The Boxy but Safe Volvo Is Now a Tiger Uncaged

Volvo XC90 White February 2016

If you think a Volvo is about as safe as a history teacher’s chastity, and about as sexy as a history teacher, you’re not alone.  The Swedish brand has become synonymous with safety over the years, but that had started to affect its popularity – kind of like the kid who brought inflatable armbands to the school gala.

Sales were tanking and Ford, who bought the company for 6.5 billion dollars in 1999 decided that it wanted to try to recoup some of its investment, and thus decided to sell.  That is how Geely, the Chinese motor company, came to own Volvo in 2010, having acquired the company for just 1.8 billion dollars.

Li Shufu, the founder of Geely, saw potential where others saw about as much excitement as that offered by an airline safety leaflet.  He felt that Volvo was hiding engineering brilliance behind a boxy, beige façade.  He likened the company to a caged tiger at the zoo, and the time had come to unleash that tiger on the world.

Volvo XC90: The Uncaged Tiger

At first people were sceptical about the idea of Geely saving Volvo.  The former is a manufacturer which creates cars whose low prices are matched only by their quality.  The latter is a big name of engineering and safety precision.  The concept was a bit like asking Jimmy Olsen to rescue Superman.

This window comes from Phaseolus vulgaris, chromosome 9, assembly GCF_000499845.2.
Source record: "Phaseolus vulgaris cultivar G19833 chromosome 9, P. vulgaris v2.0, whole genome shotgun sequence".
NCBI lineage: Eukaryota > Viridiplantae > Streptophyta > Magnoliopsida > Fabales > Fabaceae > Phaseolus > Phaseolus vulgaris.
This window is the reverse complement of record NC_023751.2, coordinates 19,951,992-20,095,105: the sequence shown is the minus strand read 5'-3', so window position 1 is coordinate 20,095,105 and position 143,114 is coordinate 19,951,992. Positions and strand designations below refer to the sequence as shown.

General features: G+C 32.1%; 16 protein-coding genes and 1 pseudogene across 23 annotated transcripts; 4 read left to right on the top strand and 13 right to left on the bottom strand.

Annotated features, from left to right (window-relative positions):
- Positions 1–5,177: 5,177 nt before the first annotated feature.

However, six years on, Volvo’s XC90 has just been voted the North American Truck of the Year for 2016.  In addition, the company hit a record number of sales last year, selling a whopping 503,000 vehicles.  This sales figure is the best in the company’s entire history, which spans 89 years.  This in turn resulted in profits which more than tripled, raking in 776 million dollars.

Plans for the Future

This success is not enough for the ambitious Li Shufu, who wants the company to consistently sell more than 800,000 vehicles per year by the time 2020 rolls around.  And, with a new plant opening in South Carolina that can produce 100,000 vehicles per year, this could very well be an achievable goal.

If there are still sceptics, they need only to look at the last six years’ worth of progress to know that Volvo is only headed from strength to strength – an incredible turnaround from the company that seemed doomed just half a decade ago.

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